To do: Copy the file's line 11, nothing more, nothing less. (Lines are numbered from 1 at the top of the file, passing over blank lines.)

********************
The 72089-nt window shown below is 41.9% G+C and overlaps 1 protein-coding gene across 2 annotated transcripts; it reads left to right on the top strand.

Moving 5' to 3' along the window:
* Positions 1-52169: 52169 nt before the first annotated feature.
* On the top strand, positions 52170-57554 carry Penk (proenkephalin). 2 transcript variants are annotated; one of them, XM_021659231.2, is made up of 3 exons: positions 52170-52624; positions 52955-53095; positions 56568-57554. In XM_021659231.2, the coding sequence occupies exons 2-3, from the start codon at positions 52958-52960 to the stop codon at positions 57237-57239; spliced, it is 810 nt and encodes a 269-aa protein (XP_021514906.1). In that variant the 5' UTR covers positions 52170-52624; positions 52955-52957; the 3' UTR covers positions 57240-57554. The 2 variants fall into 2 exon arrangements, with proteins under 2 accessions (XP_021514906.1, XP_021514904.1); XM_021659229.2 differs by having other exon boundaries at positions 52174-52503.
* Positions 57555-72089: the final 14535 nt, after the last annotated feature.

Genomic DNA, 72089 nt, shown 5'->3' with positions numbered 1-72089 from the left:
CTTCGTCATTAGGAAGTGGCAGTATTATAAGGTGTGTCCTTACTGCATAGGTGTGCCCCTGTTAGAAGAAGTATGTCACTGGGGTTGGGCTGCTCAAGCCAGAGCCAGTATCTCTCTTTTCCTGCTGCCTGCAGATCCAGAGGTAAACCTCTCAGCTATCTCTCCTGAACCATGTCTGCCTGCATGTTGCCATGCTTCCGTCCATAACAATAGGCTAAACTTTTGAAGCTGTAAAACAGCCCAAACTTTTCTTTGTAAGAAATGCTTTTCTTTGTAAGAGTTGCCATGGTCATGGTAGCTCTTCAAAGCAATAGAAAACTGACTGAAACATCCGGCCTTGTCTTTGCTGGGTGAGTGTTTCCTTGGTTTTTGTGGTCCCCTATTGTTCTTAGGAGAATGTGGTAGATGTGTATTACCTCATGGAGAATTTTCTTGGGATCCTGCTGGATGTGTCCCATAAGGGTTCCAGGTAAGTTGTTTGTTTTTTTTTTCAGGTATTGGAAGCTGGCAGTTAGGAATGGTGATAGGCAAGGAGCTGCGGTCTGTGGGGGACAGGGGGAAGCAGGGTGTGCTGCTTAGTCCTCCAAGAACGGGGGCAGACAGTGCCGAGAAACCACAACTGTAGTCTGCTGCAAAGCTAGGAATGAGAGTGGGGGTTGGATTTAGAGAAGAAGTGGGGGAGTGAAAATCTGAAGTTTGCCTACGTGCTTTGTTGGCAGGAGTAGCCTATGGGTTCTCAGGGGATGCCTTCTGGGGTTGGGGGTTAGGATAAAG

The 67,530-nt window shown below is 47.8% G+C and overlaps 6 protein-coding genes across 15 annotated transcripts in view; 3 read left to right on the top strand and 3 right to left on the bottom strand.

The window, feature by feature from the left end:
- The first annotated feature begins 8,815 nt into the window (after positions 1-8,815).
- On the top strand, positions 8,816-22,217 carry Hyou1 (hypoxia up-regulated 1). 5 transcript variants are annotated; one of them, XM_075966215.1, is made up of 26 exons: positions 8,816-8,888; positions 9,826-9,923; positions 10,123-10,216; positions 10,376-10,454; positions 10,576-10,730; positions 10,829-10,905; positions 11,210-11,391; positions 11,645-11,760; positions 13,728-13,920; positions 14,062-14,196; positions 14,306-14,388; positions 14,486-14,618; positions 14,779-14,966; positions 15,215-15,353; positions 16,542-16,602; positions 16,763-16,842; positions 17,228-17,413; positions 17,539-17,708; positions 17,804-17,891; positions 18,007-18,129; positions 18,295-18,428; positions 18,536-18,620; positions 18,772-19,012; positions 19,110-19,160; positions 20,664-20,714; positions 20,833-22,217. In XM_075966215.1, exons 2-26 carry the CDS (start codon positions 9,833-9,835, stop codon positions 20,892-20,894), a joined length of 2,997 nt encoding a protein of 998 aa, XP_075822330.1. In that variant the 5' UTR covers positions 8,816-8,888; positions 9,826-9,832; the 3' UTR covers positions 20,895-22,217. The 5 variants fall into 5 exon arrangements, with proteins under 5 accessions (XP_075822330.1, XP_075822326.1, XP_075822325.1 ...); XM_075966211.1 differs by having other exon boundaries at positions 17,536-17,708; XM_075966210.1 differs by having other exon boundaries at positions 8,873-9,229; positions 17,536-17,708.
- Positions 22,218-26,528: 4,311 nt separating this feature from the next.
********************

- On the top strand, positions 8,816-22,217 carry Hyou1 (hypoxia up-regulated 1). 5 transcript variants are annotated; one of them, XM_075966215.1, is made up of 26 exons: positions 8,816-8,888; positions 9,826-9,923; positions 10,123-10,216; positions 10,376-10,454; positions 10,576-10,730; positions 10,829-10,905; positions 11,210-11,391; positions 11,645-11,760; positions 13,728-13,920; positions 14,062-14,196; positions 14,306-14,388; positions 14,486-14,618; positions 14,779-14,966; positions 15,215-15,353; positions 16,542-16,602; positions 16,763-16,842; positions 17,228-17,413; positions 17,539-17,708; positions 17,804-17,891; positions 18,007-18,129; positions 18,295-18,428; positions 18,536-18,620; positions 18,772-19,012; positions 19,110-19,160; positions 20,664-20,714; positions 20,833-22,217. In XM_075966215.1, exons 2-26 carry the CDS (start codon positions 9,833-9,835, stop codon positions 20,892-20,894), a joined length of 2,997 nt encoding a protein of 998 aa, XP_075822330.1. In that variant the 5' UTR covers positions 8,816-8,888; positions 9,826-9,832; the 3' UTR covers positions 20,895-22,217. The 5 variants fall into 5 exon arrangements, with proteins under 5 accessions (XP_075822330.1, XP_075822326.1, XP_075822325.1 ...); XM_075966211.1 differs by having other exon boundaries at positions 17,536-17,708; XM_075966210.1 differs by having other exon boundaries at positions 8,873-9,229; positions 17,536-17,708.